Mud Salamander (Pseudotriton montanus: Schmidt, 1953, Check List N. Am. Amph. Rept., Ed. 6: 47; Conant, Cagle, Goin, Lowe, Neill, Netting, Schmidt, Shaw, Stebbins, and Bogert, 1956, Copeia, 1956: 175; Collins, Huheey, Knight, and Smith, 1978, Herpetol. Circ., 7: 8; Frank and Ramus, 1995, Compl. Guide Scient. Common Names Amph. Rept. World: 34; Tilley, Highton, and Wake, 2012, in Crother (ed.), Herpetol. Circ., 39: 22; Tilley, Highton, and Wake, 2012, in Crother (ed.), Herpetol. Circ., 39: 31; Powell, Conant, and Collins, 2016, Field Guide Rept. Amph. E. North Am., 4th ed.: 71).

Eastern Mud Salamander (Pseudotriton montanus: Collins, 1997, Herpetol. Circ., 25: 9; Collins and Taggart, 2009, Standard Common Curr. Sci. Names N. Am. Amph. Turtles Rept. Crocodil., ed. 6: 15).

Gulf Coast Red Salamander (Pseudotriton montanus flavissimus: Bishop, 1943, Handb. Salamanders: 378).

Gulf Coast Mud Salamander (Pseudotriton montanus flavissimus: Schmidt, 1953, Check List N. Am. Amph. Rept., Ed. 6: 48; Conant, Cagle, Goin, Lowe, Neill, Netting, Schmidt, Shaw, Stebbins, and Bogert, 1956, Copeia, 1956: 175; Conant, 1975, Field Guide Rept. Amph. E. Cent. N. Am., Ed. 2: 286; Collins, Huheey, Knight, and Smith, 1978, Herpetol. Circ., 7: 8; Frank and Ramus, 1995, Compl. Guide Scient. Common Names Amph. Rept. World: 34; Collins, 1997, Herpetol. Circ., 25: 9; Crother, Boundy, Campbell, de Queiroz, Frost, Highton, Iverson, Meylan, Reeder, Seidel, Sites, Taggart, Tilley, and Wake, 2001 "2000", Herpetol. Circ., 29: 29; Collins and Taggart, 2009, Standard Common Curr. Sci. Names N. Am. Amph. Turtles Rept. Crocodil., ed. 6: 15; Tilley, Highton, and Wake, 2012, in Crother (ed.), Herpetol. Circ., 39: 31; Powell, Conant, and Collins, 2016, Field Guide Rept. Amph. E. North Am., 4th ed.: 71; Highton, Bonett, and Jockusch, 2017, in Crother (ed.), Herpetol. Circ., 43: 33).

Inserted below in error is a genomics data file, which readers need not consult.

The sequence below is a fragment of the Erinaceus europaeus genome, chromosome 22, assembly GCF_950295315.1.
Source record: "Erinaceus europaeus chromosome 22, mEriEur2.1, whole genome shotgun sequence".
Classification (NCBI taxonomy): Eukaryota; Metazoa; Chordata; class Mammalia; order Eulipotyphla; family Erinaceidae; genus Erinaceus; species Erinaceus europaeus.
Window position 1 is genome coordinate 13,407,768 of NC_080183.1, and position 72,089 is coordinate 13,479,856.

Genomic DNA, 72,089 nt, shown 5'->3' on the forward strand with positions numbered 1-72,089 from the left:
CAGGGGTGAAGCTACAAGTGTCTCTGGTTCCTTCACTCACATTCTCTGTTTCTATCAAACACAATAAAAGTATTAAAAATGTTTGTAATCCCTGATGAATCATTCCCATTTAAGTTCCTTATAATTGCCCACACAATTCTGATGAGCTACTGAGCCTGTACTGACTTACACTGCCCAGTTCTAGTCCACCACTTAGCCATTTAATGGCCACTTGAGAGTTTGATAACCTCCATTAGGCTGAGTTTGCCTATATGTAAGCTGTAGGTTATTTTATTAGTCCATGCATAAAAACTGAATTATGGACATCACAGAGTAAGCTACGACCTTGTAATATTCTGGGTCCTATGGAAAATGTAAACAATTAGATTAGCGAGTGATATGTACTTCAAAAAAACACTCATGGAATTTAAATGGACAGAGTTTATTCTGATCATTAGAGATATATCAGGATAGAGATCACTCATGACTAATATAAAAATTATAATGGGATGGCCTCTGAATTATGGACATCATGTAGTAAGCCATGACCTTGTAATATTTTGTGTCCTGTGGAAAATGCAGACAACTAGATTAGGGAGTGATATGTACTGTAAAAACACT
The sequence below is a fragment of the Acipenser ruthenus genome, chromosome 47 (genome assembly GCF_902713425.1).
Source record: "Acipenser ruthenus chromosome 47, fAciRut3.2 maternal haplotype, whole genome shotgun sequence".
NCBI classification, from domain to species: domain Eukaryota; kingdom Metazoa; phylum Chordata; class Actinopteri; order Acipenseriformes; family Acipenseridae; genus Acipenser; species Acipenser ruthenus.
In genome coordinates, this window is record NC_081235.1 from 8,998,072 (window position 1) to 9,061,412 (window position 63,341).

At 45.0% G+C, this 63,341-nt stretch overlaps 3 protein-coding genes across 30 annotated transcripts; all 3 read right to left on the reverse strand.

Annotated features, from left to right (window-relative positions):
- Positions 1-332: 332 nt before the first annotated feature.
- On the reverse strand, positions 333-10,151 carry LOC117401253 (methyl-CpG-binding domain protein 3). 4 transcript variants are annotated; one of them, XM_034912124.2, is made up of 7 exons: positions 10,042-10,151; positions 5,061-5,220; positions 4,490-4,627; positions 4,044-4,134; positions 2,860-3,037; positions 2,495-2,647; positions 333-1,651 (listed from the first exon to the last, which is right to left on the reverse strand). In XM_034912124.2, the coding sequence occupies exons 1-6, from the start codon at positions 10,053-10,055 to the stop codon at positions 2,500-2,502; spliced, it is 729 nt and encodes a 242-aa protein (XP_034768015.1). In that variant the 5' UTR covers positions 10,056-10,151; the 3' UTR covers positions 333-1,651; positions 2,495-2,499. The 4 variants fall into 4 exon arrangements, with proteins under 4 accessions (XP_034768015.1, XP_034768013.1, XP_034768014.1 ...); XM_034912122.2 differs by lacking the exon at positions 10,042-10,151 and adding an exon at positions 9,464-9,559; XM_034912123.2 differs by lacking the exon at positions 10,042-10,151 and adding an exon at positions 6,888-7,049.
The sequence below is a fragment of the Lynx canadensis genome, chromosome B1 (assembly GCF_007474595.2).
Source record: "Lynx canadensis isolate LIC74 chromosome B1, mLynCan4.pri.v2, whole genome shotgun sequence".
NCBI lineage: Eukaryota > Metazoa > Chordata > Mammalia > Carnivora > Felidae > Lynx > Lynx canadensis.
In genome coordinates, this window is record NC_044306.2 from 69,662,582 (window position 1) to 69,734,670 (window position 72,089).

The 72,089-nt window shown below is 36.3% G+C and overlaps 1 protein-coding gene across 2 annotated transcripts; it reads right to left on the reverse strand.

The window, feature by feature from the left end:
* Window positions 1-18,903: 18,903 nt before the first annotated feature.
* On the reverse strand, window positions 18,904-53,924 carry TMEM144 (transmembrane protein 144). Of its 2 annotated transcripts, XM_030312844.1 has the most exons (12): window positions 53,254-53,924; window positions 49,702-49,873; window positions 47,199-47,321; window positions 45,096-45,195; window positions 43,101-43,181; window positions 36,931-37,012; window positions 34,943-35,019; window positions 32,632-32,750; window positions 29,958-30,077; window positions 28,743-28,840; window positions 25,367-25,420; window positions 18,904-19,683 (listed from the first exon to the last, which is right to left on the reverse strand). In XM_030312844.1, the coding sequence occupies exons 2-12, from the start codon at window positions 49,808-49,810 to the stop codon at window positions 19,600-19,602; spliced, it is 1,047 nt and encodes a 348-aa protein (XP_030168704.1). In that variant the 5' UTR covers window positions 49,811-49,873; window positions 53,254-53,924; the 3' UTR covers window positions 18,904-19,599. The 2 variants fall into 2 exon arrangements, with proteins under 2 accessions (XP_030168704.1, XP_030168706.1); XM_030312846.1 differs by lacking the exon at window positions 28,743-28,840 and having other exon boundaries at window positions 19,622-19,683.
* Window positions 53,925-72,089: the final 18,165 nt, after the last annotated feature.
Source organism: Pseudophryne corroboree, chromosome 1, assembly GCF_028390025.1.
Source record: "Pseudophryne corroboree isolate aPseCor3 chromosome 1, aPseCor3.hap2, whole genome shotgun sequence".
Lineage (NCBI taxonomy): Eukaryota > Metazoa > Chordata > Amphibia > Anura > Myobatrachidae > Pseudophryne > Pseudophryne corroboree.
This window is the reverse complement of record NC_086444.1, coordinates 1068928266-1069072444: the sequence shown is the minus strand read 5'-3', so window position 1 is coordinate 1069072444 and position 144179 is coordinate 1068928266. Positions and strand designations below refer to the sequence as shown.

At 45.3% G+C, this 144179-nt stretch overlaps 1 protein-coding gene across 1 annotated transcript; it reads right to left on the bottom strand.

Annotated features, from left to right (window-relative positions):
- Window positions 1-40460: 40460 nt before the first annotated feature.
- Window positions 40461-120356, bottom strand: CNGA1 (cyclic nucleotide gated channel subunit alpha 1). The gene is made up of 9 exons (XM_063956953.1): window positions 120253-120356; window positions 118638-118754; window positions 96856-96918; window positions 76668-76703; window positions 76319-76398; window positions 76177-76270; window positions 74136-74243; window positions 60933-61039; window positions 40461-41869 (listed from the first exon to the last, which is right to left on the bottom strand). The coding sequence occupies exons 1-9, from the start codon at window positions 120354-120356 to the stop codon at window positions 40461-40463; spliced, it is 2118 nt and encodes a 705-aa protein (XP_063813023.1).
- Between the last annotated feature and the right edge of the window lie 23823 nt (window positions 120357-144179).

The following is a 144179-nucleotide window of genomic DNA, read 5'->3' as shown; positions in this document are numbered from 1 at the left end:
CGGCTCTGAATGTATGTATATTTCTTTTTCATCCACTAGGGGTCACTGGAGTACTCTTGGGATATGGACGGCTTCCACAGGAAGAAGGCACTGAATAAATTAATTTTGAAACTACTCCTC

Florida Red Salamander (Pseudotriton montanus flavissimus: Bishop, 1943, Handb. Salamanders: 381).

Southeastern Dotted Salamander (Pseudotriton montanus flavissimus: Carr, 1940, Univ. Florida Biol. Sci. Ser., 3: 49).

Florida Mud Salamander (Pseudotriton montanus floridanus: Schmidt, 1953, Check List N. Am. Amph. Rept., Ed. 6: 48).

Rusty Mud Salamander (Pseudotriton montanus floridanus: Conant, Cagle, Goin, Lowe, Neill, Netting, Schmidt, Shaw, Stebbins, and Bogert, 1956, Copeia, 1956: 175; Conant, 1975, Field Guide Rept. Amph. E. Cent. N. Am., Ed. 2: 286; Collins, Huheey, Knight, and Smith, 1978, Herpetol. Circ., 7: 9; Frank and Ramus, 1995, Compl. Guide Scient. Common Names Amph. Rept. World: 34; Collins, 1997, Herpetol. Circ., 25: 9; Crother, Boundy, Campbell, de Queiroz, Frost, Highton, Iverson, Meylan, Reeder, Seidel, Sites, Taggart, Tilley, and Wake, 2001 "2000", Herpetol. Circ., 29: 29; Collins and Taggart, 2009, Standard Common Curr. Sci. Names N. Am. Amph. Turtles Rept. Crocodil., ed. 6: 15;  Tilley, Highton, and Wake, 2012, in Crother (ed.), Herpetol. Circ., 39: 31; Powell, Conant, and Collins, 2016, Field Guide Rept. Amph. E. North Am., 4th ed.: 71; Highton, Bonett, and Jockusch, 2017, in Crother (ed.), Herpetol. Circ., 43: 33).

Baird's Red Salamander (Pseudotriton montanus montanus: Bishop, 1943, Handb. Salamanders: 383).

Eastern Mud Salamander (Pseudotriton montanus montanus: Schmidt, 1953, Check List N. Am. Amph. Rept., Ed. 6: 48; Conant, Cagle, Goin, Lowe, Neill, Netting, Schmidt, Shaw, Stebbins, and Bogert, 1956, Copeia, 1956: 175; Conant, 1975, Field Guide Rept. Amph. E. Cent. N. Am., Ed. 2: 285; Collins, Huheey, Knight, and Smith, 1978, Herpetol. Circ., 7: 9; Frank and Ramus, 1995, Compl. Guide Scient. Common Names Amph. Rept. World: 34; Collins, 1997, Herpetol. Circ., 25: 9; Crother, Boundy, Campbell, de Queiroz, Frost, Highton, Iverson, Meylan, Reeder, Seidel, Sites, Taggart, Tilley, and Wake, 2001 "2000", Herpetol. Circ., 29: 29; Collins and Taggart, 2009, Standard Common Curr. Sci. Names N. Am. Amph. Turtles Rept. Crocodil., ed. 6: 15;  Tilley, Highton, and Wake, 2012, in Crother (ed.), Herpetol. Circ., 39: 31; Powell, Conant, and Collins, 2016, Field Guide Rept. Amph. E. North Am., 4th ed.: 71; Highton, Bonett, and Jockusch, 2017, in Crother (ed.), Herpetol. Circ., 43: 33).

Baird's Triton (Pseudotriton montanus sticticeps [no longer recognized]: Yarrow, 1882, Bull. U.S. Natl. Mus., 24: 22).

Distribution

East of the Appalachian divide from southern New Jersey and Maryland through eastern Virginia to southern and northwest-central Alabama and extreme eastern Louisiana; isolated populations in Mississippi and southern Pennsylvania, USA. (See comment.)